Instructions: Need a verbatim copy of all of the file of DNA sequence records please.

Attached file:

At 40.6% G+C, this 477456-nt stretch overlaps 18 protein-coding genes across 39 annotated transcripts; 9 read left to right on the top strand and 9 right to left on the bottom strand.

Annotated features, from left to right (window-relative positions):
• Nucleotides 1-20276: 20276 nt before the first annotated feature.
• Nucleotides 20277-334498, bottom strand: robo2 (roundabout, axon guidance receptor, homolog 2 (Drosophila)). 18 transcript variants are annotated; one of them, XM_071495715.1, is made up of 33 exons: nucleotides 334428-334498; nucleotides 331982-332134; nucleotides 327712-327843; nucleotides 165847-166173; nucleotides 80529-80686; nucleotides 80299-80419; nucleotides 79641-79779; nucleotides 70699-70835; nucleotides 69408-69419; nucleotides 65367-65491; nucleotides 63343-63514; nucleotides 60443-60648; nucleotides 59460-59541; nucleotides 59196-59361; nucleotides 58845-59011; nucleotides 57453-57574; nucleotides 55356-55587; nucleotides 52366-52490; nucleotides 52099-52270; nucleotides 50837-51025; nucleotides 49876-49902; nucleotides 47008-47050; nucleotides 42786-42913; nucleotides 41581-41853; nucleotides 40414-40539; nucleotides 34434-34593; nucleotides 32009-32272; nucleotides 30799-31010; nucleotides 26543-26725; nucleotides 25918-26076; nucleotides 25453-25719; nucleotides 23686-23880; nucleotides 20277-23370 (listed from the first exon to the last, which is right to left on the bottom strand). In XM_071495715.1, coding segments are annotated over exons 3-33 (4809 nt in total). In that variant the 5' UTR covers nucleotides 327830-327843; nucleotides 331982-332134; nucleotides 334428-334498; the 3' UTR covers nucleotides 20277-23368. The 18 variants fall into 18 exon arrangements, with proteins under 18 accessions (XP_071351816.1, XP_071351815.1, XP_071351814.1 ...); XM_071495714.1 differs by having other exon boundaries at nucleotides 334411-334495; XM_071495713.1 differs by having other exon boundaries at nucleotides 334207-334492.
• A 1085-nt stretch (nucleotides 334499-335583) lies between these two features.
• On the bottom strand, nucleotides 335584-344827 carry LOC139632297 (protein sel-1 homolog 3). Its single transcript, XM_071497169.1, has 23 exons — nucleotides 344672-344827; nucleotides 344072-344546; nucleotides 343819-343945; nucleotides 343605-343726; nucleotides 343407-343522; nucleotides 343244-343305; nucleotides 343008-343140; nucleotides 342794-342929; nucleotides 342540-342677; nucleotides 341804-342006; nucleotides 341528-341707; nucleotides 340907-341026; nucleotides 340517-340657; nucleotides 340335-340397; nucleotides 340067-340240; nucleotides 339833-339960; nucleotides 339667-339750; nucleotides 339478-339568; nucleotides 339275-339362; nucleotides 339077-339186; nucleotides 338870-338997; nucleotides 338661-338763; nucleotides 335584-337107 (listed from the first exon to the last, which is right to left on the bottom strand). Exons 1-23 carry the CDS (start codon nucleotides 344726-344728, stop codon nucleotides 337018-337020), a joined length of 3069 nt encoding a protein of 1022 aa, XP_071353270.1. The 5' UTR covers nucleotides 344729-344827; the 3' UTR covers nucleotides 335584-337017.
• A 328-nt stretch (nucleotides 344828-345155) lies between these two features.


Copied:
At 40.6% G+C, this 477456-nt stretch overlaps 18 protein-coding genes across 39 annotated transcripts; 9 read left to right on the top strand and 9 right to left on the bottom strand.

Annotated features, from left to right (window-relative positions):
• Nucleotides 1-20276: 20276 nt before the first annotated feature.
• Nucleotides 20277-334498, bottom strand: robo2 (roundabout, axon guidance receptor, homolog 2 (Drosophila)). 18 transcript variants are annotated; one of them, XM_071495715.1, is made up of 33 exons: nucleotides 334428-334498; nucleotides 331982-332134; nucleotides 327712-327843; nucleotides 165847-166173; nucleotides 80529-80686; nucleotides 80299-80419; nucleotides 79641-79779; nucleotides 70699-70835; nucleotides 69408-69419; nucleotides 65367-65491; nucleotides 63343-63514; nucleotides 60443-60648; nucleotides 59460-59541; nucleotides 59196-59361; nucleotides 58845-59011; nucleotides 57453-57574; nucleotides 55356-55587; nucleotides 52366-52490; nucleotides 52099-52270; nucleotides 50837-51025; nucleotides 49876-49902; nucleotides 47008-47050; nucleotides 42786-42913; nucleotides 41581-41853; nucleotides 40414-40539; nucleotides 34434-34593; nucleotides 32009-32272; nucleotides 30799-31010; nucleotides 26543-26725; nucleotides 25918-26076; nucleotides 25453-25719; nucleotides 23686-23880; nucleotides 20277-23370 (listed from the first exon to the last, which is right to left on the bottom strand). In XM_071495715.1, coding segments are annotated over exons 3-33 (4809 nt in total). In that variant the 5' UTR covers nucleotides 327830-327843; nucleotides 331982-332134; nucleotides 334428-334498; the 3' UTR covers nucleotides 20277-23368. The 18 variants fall into 18 exon arrangements, with proteins under 18 accessions (XP_071351816.1, XP_071351815.1, XP_071351814.1 ...); XM_071495714.1 differs by having other exon boundaries at nucleotides 334411-334495; XM_071495713.1 differs by having other exon boundaries at nucleotides 334207-334492.
• A 1085-nt stretch (nucleotides 334499-335583) lies between these two features.
• On the bottom strand, nucleotides 335584-344827 carry LOC139632297 (protein sel-1 homolog 3). Its single transcript, XM_071497169.1, has 23 exons — nucleotides 344672-344827; nucleotides 344072-344546; nucleotides 343819-343945; nucleotides 343605-343726; nucleotides 343407-343522; nucleotides 343244-343305; nucleotides 343008-343140; nucleotides 342794-342929; nucleotides 342540-342677; nucleotides 341804-342006; nucleotides 341528-341707; nucleotides 340907-341026; nucleotides 340517-340657; nucleotides 340335-340397; nucleotides 340067-340240; nucleotides 339833-339960; nucleotides 339667-339750; nucleotides 339478-339568; nucleotides 339275-339362; nucleotides 339077-339186; nucleotides 338870-338997; nucleotides 338661-338763; nucleotides 335584-337107 (listed from the first exon to the last, which is right to left on the bottom strand). Exons 1-23 carry the CDS (start codon nucleotides 344726-344728, stop codon nucleotides 337018-337020), a joined length of 3069 nt encoding a protein of 1022 aa, XP_071353270.1. The 5' UTR covers nucleotides 344729-344827; the 3' UTR covers nucleotides 335584-337017.
• A 328-nt stretch (nucleotides 344828-345155) lies between these two features.